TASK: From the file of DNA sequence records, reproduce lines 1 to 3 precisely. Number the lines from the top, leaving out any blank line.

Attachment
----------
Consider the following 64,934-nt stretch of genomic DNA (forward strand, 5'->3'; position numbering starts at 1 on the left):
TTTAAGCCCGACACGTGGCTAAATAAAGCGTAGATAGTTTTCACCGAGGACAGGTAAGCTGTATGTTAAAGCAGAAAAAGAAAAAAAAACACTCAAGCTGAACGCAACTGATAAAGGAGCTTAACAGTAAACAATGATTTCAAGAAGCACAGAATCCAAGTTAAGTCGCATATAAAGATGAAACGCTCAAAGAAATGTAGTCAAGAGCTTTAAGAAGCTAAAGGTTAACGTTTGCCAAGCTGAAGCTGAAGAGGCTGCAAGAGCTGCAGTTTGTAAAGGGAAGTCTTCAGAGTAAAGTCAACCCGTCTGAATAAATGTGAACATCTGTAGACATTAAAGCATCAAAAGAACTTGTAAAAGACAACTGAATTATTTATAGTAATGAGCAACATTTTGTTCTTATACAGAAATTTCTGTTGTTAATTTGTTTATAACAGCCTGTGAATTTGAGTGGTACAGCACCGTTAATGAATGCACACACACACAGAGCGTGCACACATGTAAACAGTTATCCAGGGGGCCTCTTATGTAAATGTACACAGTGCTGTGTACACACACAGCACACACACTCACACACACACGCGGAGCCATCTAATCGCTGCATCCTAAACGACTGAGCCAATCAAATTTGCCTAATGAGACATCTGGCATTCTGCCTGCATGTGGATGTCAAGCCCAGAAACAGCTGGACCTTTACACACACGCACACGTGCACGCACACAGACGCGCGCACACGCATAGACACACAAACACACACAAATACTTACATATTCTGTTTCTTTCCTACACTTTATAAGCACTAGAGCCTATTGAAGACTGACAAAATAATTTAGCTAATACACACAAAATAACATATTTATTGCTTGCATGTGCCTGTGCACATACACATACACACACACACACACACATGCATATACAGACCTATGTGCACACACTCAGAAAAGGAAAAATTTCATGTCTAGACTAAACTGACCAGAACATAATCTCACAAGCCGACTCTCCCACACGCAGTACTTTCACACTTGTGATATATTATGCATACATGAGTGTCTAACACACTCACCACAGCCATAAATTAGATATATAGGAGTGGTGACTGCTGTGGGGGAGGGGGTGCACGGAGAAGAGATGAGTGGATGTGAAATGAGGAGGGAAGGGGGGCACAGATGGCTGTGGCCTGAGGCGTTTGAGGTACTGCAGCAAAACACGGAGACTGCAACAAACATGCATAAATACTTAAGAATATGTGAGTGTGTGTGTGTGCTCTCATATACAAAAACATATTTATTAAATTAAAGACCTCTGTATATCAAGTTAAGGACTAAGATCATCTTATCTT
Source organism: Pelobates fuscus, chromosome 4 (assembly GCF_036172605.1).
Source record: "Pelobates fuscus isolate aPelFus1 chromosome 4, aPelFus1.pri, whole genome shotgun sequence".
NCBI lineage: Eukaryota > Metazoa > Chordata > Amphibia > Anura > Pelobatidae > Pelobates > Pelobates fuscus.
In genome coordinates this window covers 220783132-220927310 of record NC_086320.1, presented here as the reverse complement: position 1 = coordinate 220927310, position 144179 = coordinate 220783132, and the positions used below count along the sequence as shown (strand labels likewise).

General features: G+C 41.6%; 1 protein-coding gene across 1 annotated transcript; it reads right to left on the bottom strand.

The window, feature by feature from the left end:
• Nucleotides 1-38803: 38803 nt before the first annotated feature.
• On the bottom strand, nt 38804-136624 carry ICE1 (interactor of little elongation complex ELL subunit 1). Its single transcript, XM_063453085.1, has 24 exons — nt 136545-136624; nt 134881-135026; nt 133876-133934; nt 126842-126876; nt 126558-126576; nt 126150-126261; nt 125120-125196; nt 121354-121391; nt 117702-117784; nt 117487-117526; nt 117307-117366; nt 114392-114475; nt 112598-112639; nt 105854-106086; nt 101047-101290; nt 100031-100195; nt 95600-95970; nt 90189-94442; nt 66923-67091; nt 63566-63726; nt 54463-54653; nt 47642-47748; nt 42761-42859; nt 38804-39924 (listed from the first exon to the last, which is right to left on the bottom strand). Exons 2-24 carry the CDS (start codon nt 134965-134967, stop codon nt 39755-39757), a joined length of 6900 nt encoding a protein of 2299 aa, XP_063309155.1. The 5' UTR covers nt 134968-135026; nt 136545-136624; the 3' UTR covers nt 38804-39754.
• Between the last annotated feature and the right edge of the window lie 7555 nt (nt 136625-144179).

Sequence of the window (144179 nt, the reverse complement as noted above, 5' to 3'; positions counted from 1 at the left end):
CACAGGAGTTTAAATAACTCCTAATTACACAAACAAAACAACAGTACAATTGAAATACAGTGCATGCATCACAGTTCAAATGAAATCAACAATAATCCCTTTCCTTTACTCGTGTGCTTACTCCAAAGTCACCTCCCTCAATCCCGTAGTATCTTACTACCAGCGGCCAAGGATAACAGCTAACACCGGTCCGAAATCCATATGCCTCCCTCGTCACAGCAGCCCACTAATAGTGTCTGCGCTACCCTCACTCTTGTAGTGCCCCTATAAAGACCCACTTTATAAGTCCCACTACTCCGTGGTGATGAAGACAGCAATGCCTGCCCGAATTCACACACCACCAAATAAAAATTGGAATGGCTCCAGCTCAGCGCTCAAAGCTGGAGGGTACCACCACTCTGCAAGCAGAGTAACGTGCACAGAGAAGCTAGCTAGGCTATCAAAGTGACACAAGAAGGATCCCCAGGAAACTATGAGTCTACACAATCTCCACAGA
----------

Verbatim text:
Consider the following 64,934-nt stretch of genomic DNA (forward strand, 5'->3'; position numbering starts at 1 on the left):
TTTAAGCCCGACACGTGGCTAAATAAAGCGTAGATAGTTTTCACCGAGGACAGGTAAGCTGTATGTTAAAGCAGAAAAAGAAAAAAAAACACTCAAGCTGAACGCAACTGATAAAGGAGCTTAACAGTAAACAATGATTTCAAGAAGCACAGAATCCAAGTTAAGTCGCATATAAAGATGAAACGCTCAAAGAAATGTAGTCAAGAGCTTTAAGAAGCTAAAGGTTAACGTTTGCCAAGCTGAAGCTGAAGAGGCTGCAAGAGCTGCAGTTTGTAAAGGGAAGTCTTCAGAGTAAAGTCAACCCGTCTGAATAAATGTGAACATCTGTAGACATTAAAGCATCAAAAGAACTTGTAAAAGACAACTGAATTATTTATAGTAATGAGCAACATTTTGTTCTTATACAGAAATTTCTGTTGTTAATTTGTTTATAACAGCCTGTGAATTTGAGTGGTACAGCACCGTTAATGAATGCACACACACACAGAGCGTGCACACATGTAAACAGTTATCCAGGGGGCCTCTTATGTAAATGTACACAGTGCTGTGTACACACACAGCACACACACTCACACACACACGCGGAGCCATCTAATCGCTGCATCCTAAACGACTGAGCCAATCAAATTTGCCTAATGAGACATCTGGCATTCTGCCTGCATGTGGATGTCAAGCCCAGAAACAGCTGGACCTTTACACACACGCACACGTGCACGCACACAGACGCGCGCACACGCATAGACACACAAACACACACAAATACTTACATATTCTGTTTCTTTCCTACACTTTATAAGCACTAGAGCCTATTGAAGACTGACAAAATAATTTAGCTAATACACACAAAATAACATATTTATTGCTTGCATGTGCCTGTGCACATACACATACACACACACACACACACATGCATATACAGACCTATGTGCACACACTCAGAAAAGGAAAAATTTCATGTCTAGACTAAACTGACCAGAACATAATCTCACAAGCCGACTCTCCCACACGCAGTACTTTCACACTTGTGATATATTATGCATACATGAGTGTCTAACACACTCACCACAGCCATAAATTAGATATATAGGAGTGGTGACTGCTGTGGGGGAGGGGGTGCACGGAGAAGAGATGAGTGGATGTGAAATGAGGAGGGAAGGGGGGCACAGATGGCTGTGGCCTGAGGCGTTTGAGGTACTGCAGCAAAACACGGAGACTGCAACAAACATGCATAAATACTTAAGAATATGTGAGTGTGTGTGTGTGCTCTCATATACAAAAACATATTTATTAAATTAAAGACCTCTGTATATCAAGTTAAGGACTAAGATCATCTTATCTT
Source organism: Pelobates fuscus, chromosome 4 (assembly GCF_036172605.1).